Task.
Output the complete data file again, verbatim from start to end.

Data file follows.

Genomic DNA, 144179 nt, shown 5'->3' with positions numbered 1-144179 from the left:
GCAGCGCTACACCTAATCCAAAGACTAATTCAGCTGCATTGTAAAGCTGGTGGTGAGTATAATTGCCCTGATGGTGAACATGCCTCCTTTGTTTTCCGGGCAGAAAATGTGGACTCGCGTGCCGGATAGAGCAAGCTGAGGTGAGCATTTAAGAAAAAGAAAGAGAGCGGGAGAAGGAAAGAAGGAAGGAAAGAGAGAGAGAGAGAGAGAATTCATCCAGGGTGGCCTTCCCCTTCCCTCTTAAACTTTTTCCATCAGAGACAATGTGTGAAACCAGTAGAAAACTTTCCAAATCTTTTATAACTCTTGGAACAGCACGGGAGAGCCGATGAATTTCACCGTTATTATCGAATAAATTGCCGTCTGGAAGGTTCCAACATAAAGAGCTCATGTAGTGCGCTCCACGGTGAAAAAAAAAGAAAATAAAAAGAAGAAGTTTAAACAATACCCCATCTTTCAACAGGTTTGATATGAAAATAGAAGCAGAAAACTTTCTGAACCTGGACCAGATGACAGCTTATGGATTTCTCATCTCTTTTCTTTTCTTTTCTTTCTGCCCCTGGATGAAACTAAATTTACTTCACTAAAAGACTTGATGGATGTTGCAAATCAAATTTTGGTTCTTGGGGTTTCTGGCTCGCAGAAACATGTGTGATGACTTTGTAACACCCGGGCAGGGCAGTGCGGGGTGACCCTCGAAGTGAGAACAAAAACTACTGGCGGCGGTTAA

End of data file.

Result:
Genomic DNA, 144179 nt, shown 5'->3' with positions numbered 1-144179 from the left:
GCAGCGCTACACCTAATCCAAAGACTAATTCAGCTGCATTGTAAAGCTGGTGGTGAGTATAATTGCCCTGATGGTGAACATGCCTCCTTTGTTTTCCGGGCAGAAAATGTGGACTCGCGTGCCGGATAGAGCAAGCTGAGGTGAGCATTTAAGAAAAAGAAAGAGAGCGGGAGAAGGAAAGAAGGAAGGAAAGAGAGAGAGAGAGAGAGAATTCATCCAGGGTGGCCTTCCCCTTCCCTCTTAAACTTTTTCCATCAGAGACAATGTGTGAAACCAGTAGAAAACTTTCCAAATCTTTTATAACTCTTGGAACAGCACGGGAGAGCCGATGAATTTCACCGTTATTATCGAATAAATTGCCGTCTGGAAGGTTCCAACATAAAGAGCTCATGTAGTGCGCTCCACGGTGAAAAAAAAAGAAAATAAAAAGAAGAAGTTTAAACAATACCCCATCTTTCAACAGGTTTGATATGAAAATAGAAGCAGAAAACTTTCTGAACCTGGACCAGATGACAGCTTATGGATTTCTCATCTCTTTTCTTTTCTTTTCTTTCTGCCCCTGGATGAAACTAAATTTACTTCACTAAAAGACTTGATGGATGTTGCAAATCAAATTTTGGTTCTTGGGGTTTCTGGCTCGCAGAAACATGTGTGATGACTTTGTAACACCCGGGCAGGGCAGTGCGGGGTGACCCTCGAAGTGAGAACAAAAACTACTGGCGGCGGTTAA